We also offer premier practices in antitrust, bankruptcy and restructuring, communications, corporate governance, crisis advisory, executive compensation and employee benefits, environmental, insurance, intellectual property, media, pro bono, real estate, tax, trusts and estates, and white collar and regulatory enforcement.

Firm profile
Cahill has thrived for nearly a century by focusing on the most significant opportunities and complex legal challenges facing leading financial institutions and global businesses. Cahill is a firm where you can shape your own legal career. We believe that lawyers who practice in diverse areas are happier and more productive. We do not require immediate specialization and do not have formal departments or rotation policies. While among the most profitable New York-based law firms, our size is conducive to regular interaction between partners and associates. Opportunities abound for interesting work and unparalleled on-the-job training.

Law Schools attending for OCIs in 2020:
Albany, Boston College, Boston University, Brooklyn, Columbia, Cornell, Duke, Fordham, Georgetown, George Washington, Harvard, New York University, Northwestern, University of Michigan, University of Pennsylvania and University of Virginia (with job fairs and write-ins from a dozen more).

Recruitment outside OCIs:
As a complement to our campus interview process, we review all additional direct submissions. We encourage candidates interested in our firm to contact us with inquiries about our Summer Program and associate opportunities.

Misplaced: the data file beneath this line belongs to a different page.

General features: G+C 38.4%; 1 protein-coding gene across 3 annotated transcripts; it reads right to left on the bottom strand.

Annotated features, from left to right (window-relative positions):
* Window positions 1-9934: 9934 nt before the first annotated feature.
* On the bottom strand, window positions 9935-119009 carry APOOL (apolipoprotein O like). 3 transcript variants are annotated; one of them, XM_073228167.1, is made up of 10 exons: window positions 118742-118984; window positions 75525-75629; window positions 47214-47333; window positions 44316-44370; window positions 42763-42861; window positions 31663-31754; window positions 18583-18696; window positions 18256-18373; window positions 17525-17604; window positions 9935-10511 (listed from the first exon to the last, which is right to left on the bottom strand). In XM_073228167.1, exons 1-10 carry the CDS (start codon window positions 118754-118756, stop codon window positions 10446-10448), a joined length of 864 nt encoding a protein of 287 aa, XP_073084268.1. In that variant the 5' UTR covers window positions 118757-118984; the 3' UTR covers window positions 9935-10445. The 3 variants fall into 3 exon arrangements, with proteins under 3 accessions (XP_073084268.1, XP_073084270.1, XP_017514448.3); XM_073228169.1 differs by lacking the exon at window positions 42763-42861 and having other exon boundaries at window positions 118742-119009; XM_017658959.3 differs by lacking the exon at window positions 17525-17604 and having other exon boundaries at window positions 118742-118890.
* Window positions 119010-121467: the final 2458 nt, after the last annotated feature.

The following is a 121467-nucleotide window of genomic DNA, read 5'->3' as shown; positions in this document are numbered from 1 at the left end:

Summer associate profile:
The firm seeks academically strong candidates who display good judgment, self-confidence and enthusiasm for the practice of law.

Summer program components:
Summer associates at Cahill gain first-hand experience of what it would be like to be an associate at Cahill. With substantive assignments and opportunities to gain valuable public interest work experience and attend client meetings, negotiations, court appearances and networking events, Cahill’s summer associates develop a true understanding of the firm’s practice. Formal and informal training, personal mentoring and comprehensive evaluations are components of the firm’s summer program.

Recruitment website:

This Firm's Rankings in
USA Guide, 2020

Ranked Departments

    • Antitrust (Band 4)
    • Environment: Mainly Transactional (Band 2)
    • Insurance: Dispute Resolution: Insurer (Band 3)
    • Litigation: General Commercial: The Elite (Band 4)
    • Litigation: Securities (Band 4)
    • Litigation: White-Collar Crime & Government Investigations (Band 4)
    • Media & Entertainment: First Amendment Litigation (Band 2)
    • Tax (Band 4)
    • Banking & Finance (Band 1)
    • Capital Markets: Equity: Manager Counsel (Band 3)
    • Capital Markets: High-Yield Products (Band 1)
    • Capital Markets: Investment Grade Debt: Manager Counsel (Band 3)
    • Insurance: Dispute Resolution: Insurer (Band 2)

Visit Cahill's careers page for more information.